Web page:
Overtime: A Basketball Parable
On the surface this is a simple story about a high school basketball coach, all about winning and taking his team to the state tournament and setting him on a career path to coaching big-time college ball. But it is truly a parable, as the title says. A simple story that carries deeper and multiple meanings.
Coach is sitting on a bench beside a neighborhood basketball court, off kilter, the baskets crooked, the asphalt cracked. The premise, which you learn on page one: Coach is dead. Unable to move from his bench, in a purgatorial setting, every night at dusk he must watch two of his former players—Sparks, who had a brilliant long shot just before the 3-point rule, and Murphy, talented but totally egotistical — as Murphy feeds Sparks the ball and Sparks misses every shot.
The story begins when young Danny Kelso comes to the court before the high school tryouts where Coach will unfairly cut him, putting his own ambitions before his players’. Kelso can see him and it appears that the coach has the chance to right the old wrong and coach Kelso onto the team. But that would be an obvious plot and this book is not obvious.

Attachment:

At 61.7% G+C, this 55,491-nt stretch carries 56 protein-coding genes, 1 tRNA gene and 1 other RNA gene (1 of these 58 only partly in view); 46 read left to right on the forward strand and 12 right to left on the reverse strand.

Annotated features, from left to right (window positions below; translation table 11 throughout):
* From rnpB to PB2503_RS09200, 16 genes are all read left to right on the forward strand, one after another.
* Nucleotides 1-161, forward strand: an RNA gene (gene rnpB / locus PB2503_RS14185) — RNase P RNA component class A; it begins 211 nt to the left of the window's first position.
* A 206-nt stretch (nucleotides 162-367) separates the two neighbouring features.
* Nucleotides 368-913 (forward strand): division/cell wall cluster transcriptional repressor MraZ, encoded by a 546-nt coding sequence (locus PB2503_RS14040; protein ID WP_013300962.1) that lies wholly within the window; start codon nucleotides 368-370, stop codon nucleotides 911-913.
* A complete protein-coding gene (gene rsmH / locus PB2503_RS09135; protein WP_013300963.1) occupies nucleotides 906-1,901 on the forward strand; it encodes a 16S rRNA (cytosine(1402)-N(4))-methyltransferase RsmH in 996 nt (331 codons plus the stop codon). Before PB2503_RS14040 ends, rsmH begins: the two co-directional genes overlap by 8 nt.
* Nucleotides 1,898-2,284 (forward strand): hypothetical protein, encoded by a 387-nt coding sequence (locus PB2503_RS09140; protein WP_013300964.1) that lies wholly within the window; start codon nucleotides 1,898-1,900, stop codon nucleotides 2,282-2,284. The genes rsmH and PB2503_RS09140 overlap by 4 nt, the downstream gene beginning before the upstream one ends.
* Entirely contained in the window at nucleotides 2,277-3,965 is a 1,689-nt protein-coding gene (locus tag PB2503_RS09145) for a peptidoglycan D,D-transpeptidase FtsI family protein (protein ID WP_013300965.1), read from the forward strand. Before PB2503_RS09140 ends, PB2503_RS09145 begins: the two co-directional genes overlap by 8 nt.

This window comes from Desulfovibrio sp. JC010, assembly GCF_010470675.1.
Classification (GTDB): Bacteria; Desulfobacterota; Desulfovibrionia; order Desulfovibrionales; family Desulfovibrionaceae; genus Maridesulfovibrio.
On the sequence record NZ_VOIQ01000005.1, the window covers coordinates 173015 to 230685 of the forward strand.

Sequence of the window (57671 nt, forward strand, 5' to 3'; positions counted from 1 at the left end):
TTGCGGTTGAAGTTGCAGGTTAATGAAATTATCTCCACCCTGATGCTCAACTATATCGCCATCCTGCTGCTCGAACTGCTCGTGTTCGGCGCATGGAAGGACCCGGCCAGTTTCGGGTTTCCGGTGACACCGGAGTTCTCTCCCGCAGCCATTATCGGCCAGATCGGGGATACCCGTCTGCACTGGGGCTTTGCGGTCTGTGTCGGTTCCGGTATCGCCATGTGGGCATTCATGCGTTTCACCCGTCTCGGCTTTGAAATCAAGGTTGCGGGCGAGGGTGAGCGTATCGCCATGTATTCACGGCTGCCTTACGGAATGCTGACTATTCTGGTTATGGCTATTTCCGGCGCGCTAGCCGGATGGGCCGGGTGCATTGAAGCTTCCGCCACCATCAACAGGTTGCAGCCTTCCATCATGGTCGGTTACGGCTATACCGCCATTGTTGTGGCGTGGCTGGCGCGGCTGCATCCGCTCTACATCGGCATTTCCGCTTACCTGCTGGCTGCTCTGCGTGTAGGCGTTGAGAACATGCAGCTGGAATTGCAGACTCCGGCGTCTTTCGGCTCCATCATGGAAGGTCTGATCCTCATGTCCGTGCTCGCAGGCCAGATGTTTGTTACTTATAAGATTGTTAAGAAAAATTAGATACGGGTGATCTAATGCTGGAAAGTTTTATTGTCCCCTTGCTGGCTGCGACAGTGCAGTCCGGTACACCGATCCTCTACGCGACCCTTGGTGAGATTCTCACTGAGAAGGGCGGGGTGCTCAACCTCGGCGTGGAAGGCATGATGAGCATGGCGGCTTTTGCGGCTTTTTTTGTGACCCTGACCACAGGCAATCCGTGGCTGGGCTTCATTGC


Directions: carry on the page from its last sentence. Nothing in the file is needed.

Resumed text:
As the coach remembers his career, players, games, women, he tries to understand why he must watch Sparks and Murphy, why Kelso is there, and his stories lead him to his own failings and failures, the losses of games and people, and the choices he made driven by ambition and self-righteous assurance.
Overtime is set in a quasi-fictional West Virginia, some places actual – Charleston and Morgantown – and others not – Walhonde High School where he coaches or the teams they play. Pistol Pete Maravich, a legendary player in the 1970s, has a small but starring role.
Reading a parable, one might fear that meanings will be forced or conclusions required. I put off reading the last 20 pages for fear it would end that way. Instead, the last scene is one of true delight and laugh out loud joy.